The anxiety that comes with dealing with uncertainty is the root of all anxiety. The Super Bowl is approaching, and you aren't sure what to expect. It doesn't matter how many times you've been in the Super Bowl, you won't be able to appreciate it.

“And we were last of the one weekrs [there was one week between the conference title games and the Super Bowl in 2003, the last time that happened]. Once you are there, you won't want to leave. [and there's a two-week gap]The first week is stressful because you have to deal the fear of the unknown, the hype, and all the other anxieties. It's all back to normal the second week. But, that was not the case.

My week was a double-edged knife on a personal level. We were in San Diego, our home city. Everything was extra. I was the talk in the town. Everyone considered me a VIP. I wanted to be everywhere and I was. I was so exhausted. I was exhausted when the game ended.

— ESPN Raiders reporter Paul Gutierrez


Rob Ninkovich said: ‘I was so anxious. It was “I must win” that I was thinking.

Ninkovich, a Patriots linebacker, went 2-1 in Super Bowls. He was a Super Bowl XLVI loss to the Giants.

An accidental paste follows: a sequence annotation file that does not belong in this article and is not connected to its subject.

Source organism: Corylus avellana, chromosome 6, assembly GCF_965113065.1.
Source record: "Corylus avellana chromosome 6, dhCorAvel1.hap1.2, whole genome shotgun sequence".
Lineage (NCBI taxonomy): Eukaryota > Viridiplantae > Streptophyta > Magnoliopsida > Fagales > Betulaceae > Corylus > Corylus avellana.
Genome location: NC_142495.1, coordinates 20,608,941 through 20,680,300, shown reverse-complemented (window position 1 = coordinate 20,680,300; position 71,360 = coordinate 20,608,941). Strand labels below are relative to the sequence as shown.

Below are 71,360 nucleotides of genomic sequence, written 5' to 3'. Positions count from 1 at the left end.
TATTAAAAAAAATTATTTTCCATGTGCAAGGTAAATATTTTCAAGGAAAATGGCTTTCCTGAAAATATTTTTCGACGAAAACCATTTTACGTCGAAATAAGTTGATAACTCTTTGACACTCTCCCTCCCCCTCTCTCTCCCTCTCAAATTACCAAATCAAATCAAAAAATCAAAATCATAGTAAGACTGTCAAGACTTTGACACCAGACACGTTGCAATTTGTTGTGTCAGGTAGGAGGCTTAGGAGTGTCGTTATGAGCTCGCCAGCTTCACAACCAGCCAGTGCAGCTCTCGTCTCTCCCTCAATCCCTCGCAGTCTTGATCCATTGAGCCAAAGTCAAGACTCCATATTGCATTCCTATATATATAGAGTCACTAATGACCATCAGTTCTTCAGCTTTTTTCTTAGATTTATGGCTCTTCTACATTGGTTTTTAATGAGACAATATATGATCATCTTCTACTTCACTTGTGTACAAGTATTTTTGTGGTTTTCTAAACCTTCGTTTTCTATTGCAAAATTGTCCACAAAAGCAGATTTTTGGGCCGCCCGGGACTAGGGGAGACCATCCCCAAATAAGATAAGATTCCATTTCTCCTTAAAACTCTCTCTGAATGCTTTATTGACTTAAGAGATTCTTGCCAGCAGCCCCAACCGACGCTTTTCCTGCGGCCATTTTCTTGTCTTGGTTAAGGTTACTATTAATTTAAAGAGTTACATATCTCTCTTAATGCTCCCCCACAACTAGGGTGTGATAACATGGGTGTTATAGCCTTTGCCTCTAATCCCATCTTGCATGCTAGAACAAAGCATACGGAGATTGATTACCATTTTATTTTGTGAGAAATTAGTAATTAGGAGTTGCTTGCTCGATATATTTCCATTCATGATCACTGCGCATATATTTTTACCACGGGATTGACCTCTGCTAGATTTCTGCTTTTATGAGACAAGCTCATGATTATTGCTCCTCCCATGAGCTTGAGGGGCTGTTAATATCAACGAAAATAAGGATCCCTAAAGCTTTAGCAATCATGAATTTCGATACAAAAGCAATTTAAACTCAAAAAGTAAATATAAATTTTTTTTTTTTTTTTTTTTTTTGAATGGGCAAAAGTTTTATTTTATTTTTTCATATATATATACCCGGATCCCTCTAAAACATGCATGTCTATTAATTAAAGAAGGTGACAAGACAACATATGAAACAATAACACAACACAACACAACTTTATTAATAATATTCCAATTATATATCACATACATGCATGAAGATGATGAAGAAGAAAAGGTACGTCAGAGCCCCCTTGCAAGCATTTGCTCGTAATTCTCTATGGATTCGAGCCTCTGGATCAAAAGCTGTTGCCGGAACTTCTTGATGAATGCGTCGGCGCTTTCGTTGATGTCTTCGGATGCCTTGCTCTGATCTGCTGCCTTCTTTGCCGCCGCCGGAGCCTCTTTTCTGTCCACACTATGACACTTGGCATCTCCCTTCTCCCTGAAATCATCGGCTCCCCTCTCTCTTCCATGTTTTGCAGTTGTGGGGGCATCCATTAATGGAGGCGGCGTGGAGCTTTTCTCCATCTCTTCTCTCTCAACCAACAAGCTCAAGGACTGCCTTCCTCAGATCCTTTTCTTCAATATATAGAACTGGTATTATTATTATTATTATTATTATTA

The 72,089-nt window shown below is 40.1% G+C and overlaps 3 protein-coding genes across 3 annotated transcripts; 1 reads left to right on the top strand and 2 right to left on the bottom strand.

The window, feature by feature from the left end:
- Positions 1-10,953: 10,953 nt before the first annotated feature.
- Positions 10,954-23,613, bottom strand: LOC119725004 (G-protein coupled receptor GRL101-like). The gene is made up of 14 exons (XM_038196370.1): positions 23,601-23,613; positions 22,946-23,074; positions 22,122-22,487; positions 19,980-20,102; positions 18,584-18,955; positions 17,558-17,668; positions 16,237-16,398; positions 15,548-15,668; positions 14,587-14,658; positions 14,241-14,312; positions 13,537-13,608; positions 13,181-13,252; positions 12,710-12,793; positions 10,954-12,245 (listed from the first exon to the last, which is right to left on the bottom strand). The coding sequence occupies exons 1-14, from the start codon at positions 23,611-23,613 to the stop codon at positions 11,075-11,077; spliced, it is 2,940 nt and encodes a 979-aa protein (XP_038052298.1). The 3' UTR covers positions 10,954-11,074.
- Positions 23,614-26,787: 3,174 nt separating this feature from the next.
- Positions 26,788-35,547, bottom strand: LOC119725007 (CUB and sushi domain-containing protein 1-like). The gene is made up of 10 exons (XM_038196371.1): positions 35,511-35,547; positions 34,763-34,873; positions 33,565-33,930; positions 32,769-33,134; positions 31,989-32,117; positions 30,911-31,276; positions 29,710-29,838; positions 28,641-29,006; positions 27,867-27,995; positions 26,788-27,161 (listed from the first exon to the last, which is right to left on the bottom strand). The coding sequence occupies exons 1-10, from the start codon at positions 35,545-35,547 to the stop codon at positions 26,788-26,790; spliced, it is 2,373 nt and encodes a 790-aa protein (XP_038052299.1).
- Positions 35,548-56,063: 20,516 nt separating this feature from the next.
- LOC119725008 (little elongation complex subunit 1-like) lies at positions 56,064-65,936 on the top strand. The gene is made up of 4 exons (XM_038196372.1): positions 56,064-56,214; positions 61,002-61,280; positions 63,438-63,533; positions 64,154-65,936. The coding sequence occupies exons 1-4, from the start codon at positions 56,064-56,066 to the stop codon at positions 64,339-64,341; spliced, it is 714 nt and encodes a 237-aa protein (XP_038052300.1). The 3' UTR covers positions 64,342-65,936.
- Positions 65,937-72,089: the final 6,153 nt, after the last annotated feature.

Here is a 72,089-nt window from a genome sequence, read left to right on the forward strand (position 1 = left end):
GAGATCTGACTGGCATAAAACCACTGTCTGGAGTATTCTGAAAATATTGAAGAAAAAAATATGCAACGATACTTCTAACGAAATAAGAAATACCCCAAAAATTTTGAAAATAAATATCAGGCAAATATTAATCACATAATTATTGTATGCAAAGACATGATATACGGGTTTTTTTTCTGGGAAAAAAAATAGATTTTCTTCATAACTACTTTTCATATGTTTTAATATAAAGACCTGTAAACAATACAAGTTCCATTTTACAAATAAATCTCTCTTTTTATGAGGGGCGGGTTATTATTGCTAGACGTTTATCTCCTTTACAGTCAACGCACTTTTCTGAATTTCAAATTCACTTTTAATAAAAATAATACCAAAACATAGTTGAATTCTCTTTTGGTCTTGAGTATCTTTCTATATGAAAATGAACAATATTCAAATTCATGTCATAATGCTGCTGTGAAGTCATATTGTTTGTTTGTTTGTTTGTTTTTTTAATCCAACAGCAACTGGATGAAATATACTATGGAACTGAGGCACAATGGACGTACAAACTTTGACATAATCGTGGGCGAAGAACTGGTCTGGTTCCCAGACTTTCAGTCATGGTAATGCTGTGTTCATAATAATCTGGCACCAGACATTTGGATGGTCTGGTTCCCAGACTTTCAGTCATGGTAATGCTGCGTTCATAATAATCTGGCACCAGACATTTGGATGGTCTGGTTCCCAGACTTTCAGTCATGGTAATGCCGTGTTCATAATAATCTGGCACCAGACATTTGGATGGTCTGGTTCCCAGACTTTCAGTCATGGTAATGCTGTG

“We're playing against the Seahawks in Arizona.” [in Super Bowl XLIX on February 1, 2015]It was very slippery on the field. Bill [Belichick]They ordered that everyone wear seven-stud shoes [longer ones used for slippery or sloppy fields]. I fell so badly the first time I played. It was an outside run. I was at two tight ends. The first tight end I hit was the one I missed, so I was bounced out. Everyone's hats off to the ball, it's Marshawn Lynch. I try to cut but my feet get caught under me as I run. The whole field was green and super slimy. It was very slippery and wet.

“All week I kept thinking, I still haven't won the Super Bowl. I haven’t done anything. People assume you've won a Super Bowl, especially if you play for the Patriots.

Super Bowl LVI – Sixteen Super Bowl players and coaches share stories of Super Bowl anxiety

Rob Ninkovich

“When Bill ordered the seven studs it was almost like a mental exercise. [game]. Seven studs were a pain because I suffered from Achilles tendinitis. My Achilles tendinitis was worsened by seven studs. They made my toes feel higher than mine, and put pressure on my Achilles. I was afraid I would tear my Achilles. But, it was the Super Bowl and I was like, “Screw it!” If I tear it, I tear it.' This was what I used to say to guys: “If it pops today it pops.” It was great fun! It was fun!